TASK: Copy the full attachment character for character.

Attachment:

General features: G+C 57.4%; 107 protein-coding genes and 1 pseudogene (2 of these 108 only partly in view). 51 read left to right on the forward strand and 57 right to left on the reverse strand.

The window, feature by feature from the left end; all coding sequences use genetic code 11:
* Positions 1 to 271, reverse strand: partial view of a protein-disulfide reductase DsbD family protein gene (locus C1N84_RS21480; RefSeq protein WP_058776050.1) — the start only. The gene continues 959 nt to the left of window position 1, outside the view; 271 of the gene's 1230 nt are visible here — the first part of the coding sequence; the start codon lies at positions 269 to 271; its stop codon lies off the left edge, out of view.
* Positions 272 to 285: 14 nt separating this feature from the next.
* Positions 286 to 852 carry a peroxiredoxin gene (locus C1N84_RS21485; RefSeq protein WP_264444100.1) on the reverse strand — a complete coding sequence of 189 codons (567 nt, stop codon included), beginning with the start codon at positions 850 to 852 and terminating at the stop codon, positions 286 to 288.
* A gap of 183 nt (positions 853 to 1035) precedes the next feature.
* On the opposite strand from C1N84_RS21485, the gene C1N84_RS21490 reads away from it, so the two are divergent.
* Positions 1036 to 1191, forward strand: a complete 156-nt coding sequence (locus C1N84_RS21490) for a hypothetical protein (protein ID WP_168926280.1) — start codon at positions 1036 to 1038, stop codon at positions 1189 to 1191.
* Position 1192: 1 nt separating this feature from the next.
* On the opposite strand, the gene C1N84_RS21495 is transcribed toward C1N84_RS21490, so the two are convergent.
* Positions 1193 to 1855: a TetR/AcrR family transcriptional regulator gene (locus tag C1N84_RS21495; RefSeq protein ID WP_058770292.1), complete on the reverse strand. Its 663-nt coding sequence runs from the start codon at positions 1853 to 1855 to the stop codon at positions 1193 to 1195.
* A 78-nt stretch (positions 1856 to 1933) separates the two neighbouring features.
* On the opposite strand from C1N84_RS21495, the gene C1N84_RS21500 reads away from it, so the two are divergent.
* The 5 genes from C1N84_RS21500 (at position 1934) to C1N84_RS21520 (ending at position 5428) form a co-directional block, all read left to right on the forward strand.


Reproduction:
General features: G+C 57.4%; 107 protein-coding genes and 1 pseudogene (2 of these 108 only partly in view). 51 read left to right on the forward strand and 57 right to left on the reverse strand.

The window, feature by feature from the left end; all coding sequences use genetic code 11:
* Positions 1 to 271, reverse strand: partial view of a protein-disulfide reductase DsbD family protein gene (locus C1N84_RS21480; RefSeq protein WP_058776050.1) — the start only. The gene continues 959 nt to the left of window position 1, outside the view; 271 of the gene's 1230 nt are visible here — the first part of the coding sequence; the start codon lies at positions 269 to 271; its stop codon lies off the left edge, out of view.
* Positions 272 to 285: 14 nt separating this feature from the next.
* Positions 286 to 852 carry a peroxiredoxin gene (locus C1N84_RS21485; RefSeq protein WP_264444100.1) on the reverse strand — a complete coding sequence of 189 codons (567 nt, stop codon included), beginning with the start codon at positions 850 to 852 and terminating at the stop codon, positions 286 to 288.
* A gap of 183 nt (positions 853 to 1035) precedes the next feature.
* On the opposite strand from C1N84_RS21485, the gene C1N84_RS21490 reads away from it, so the two are divergent.
* Positions 1036 to 1191, forward strand: a complete 156-nt coding sequence (locus C1N84_RS21490) for a hypothetical protein (protein ID WP_168926280.1) — start codon at positions 1036 to 1038, stop codon at positions 1189 to 1191.
* Position 1192: 1 nt separating this feature from the next.
* On the opposite strand, the gene C1N84_RS21495 is transcribed toward C1N84_RS21490, so the two are convergent.
* Positions 1193 to 1855: a TetR/AcrR family transcriptional regulator gene (locus tag C1N84_RS21495; RefSeq protein ID WP_058770292.1), complete on the reverse strand. Its 663-nt coding sequence runs from the start codon at positions 1853 to 1855 to the stop codon at positions 1193 to 1195.
* A 78-nt stretch (positions 1856 to 1933) separates the two neighbouring features.
* On the opposite strand from C1N84_RS21495, the gene C1N84_RS21500 reads away from it, so the two are divergent.
* The 5 genes from C1N84_RS21500 (at position 1934) to C1N84_RS21520 (ending at position 5428) form a co-directional block, all read left to right on the forward strand.